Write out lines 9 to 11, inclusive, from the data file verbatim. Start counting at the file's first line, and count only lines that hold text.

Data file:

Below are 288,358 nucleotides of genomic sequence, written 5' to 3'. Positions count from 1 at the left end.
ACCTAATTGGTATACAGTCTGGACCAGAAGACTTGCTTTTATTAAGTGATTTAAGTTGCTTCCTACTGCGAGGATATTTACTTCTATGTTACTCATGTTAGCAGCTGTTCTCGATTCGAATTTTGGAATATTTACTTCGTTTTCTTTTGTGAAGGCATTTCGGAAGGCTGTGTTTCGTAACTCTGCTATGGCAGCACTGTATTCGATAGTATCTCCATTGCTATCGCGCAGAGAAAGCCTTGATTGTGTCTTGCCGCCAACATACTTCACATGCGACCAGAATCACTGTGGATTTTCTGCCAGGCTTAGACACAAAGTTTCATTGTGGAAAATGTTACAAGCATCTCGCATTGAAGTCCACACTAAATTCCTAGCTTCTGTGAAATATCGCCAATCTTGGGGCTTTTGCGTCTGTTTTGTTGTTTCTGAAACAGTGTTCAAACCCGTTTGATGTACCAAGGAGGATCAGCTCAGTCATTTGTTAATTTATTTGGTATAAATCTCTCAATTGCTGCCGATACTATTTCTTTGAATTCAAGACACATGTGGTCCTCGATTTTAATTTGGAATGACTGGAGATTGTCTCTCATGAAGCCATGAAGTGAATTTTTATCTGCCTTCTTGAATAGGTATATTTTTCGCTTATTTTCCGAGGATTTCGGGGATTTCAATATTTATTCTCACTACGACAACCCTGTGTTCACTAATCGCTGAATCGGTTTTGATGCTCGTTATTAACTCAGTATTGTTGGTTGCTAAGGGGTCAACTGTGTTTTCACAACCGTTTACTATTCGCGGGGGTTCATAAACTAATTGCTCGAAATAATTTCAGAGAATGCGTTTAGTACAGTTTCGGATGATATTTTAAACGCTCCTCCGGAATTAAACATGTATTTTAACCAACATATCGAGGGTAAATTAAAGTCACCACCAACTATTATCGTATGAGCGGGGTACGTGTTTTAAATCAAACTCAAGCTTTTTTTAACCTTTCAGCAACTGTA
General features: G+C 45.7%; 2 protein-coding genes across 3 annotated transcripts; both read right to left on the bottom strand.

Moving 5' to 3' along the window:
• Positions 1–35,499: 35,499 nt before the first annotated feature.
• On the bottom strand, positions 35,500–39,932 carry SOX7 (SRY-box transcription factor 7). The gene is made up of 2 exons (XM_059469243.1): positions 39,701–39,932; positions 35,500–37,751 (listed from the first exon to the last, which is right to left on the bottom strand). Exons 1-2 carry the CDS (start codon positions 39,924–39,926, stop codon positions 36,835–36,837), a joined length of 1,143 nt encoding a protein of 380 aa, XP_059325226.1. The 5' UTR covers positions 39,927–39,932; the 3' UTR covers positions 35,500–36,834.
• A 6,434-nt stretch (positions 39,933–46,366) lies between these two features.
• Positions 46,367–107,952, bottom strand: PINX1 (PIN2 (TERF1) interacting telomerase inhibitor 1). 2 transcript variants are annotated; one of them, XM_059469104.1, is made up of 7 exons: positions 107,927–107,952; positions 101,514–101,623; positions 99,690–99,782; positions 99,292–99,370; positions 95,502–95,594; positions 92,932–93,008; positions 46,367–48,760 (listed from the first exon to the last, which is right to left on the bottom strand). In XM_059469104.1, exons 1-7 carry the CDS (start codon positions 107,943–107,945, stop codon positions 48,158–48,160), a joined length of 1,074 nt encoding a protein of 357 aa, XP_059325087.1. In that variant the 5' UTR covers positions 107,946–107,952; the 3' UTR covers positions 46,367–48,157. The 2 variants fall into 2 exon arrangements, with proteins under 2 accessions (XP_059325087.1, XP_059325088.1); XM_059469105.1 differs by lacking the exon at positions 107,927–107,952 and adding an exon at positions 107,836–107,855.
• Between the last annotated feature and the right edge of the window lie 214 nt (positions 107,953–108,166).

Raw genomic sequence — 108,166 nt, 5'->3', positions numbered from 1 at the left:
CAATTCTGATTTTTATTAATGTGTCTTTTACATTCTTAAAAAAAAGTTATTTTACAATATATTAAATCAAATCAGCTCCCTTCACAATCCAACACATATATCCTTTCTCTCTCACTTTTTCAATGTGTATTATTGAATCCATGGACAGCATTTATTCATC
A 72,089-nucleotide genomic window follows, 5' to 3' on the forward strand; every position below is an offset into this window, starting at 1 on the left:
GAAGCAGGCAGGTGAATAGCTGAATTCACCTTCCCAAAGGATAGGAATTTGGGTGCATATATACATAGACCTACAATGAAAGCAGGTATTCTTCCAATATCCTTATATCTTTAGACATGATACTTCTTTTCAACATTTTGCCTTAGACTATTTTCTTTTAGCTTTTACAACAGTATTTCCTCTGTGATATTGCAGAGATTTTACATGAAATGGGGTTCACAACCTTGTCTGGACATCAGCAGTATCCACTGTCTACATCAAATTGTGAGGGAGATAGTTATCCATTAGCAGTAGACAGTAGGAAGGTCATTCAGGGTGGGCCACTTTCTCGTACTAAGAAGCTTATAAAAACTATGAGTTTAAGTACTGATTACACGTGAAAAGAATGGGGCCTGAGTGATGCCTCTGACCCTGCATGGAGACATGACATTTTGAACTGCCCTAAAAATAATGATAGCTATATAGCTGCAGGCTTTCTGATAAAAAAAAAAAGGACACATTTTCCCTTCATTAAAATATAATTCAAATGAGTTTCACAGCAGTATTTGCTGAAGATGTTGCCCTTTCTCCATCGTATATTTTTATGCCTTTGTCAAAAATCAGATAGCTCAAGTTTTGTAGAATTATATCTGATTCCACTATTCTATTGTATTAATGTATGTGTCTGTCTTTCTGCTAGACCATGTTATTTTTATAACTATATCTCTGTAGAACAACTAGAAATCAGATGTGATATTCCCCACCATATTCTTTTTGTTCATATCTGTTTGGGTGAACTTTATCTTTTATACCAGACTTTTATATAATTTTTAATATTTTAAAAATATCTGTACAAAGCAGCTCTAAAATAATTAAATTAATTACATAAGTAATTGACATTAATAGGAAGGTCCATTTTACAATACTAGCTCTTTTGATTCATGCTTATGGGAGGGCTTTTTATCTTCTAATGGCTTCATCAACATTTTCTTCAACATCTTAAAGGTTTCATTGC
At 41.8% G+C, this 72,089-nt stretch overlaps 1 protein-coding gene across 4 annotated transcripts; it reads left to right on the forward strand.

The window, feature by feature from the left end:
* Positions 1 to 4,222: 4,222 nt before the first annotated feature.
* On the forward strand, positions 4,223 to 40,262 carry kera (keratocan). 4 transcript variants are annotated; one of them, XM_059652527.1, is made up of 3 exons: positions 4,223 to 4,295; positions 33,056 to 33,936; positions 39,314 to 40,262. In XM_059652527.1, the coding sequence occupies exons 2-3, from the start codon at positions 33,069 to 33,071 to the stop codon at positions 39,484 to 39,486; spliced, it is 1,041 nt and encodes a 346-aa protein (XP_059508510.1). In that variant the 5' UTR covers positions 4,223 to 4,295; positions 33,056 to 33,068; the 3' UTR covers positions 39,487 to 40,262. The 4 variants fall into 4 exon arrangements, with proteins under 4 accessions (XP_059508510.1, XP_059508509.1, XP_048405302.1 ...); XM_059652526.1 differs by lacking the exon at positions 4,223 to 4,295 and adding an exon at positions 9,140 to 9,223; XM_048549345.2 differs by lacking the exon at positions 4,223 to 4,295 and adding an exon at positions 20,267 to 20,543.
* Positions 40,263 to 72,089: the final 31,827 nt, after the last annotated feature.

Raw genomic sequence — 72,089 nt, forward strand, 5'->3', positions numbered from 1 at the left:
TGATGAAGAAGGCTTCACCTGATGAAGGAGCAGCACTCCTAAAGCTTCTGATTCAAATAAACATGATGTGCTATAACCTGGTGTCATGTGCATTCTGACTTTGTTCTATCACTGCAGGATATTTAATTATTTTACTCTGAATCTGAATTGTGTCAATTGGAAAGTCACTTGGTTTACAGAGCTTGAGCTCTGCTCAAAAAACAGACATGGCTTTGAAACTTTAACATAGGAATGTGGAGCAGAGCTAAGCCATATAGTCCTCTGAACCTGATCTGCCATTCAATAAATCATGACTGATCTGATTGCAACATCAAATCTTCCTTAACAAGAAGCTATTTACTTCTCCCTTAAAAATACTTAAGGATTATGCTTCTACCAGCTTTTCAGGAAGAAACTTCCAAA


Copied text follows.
• Between the last annotated feature and the right edge of the window lie 214 nt (positions 107,953–108,166).

Raw genomic sequence — 108,166 nt, 5'->3', positions numbered from 1 at the left:
CAATTCTGATTTTTATTAATGTGTCTTTTACATTCTTAAAAAAAAGTTATTTTACAATATATTAAATCAAATCAGCTCCCTTCACAATCCAACACATATATCCTTTCTCTCTCACTTTTTCAATGTGTATTATTGAATCCATGGACAGCATTTATTCATC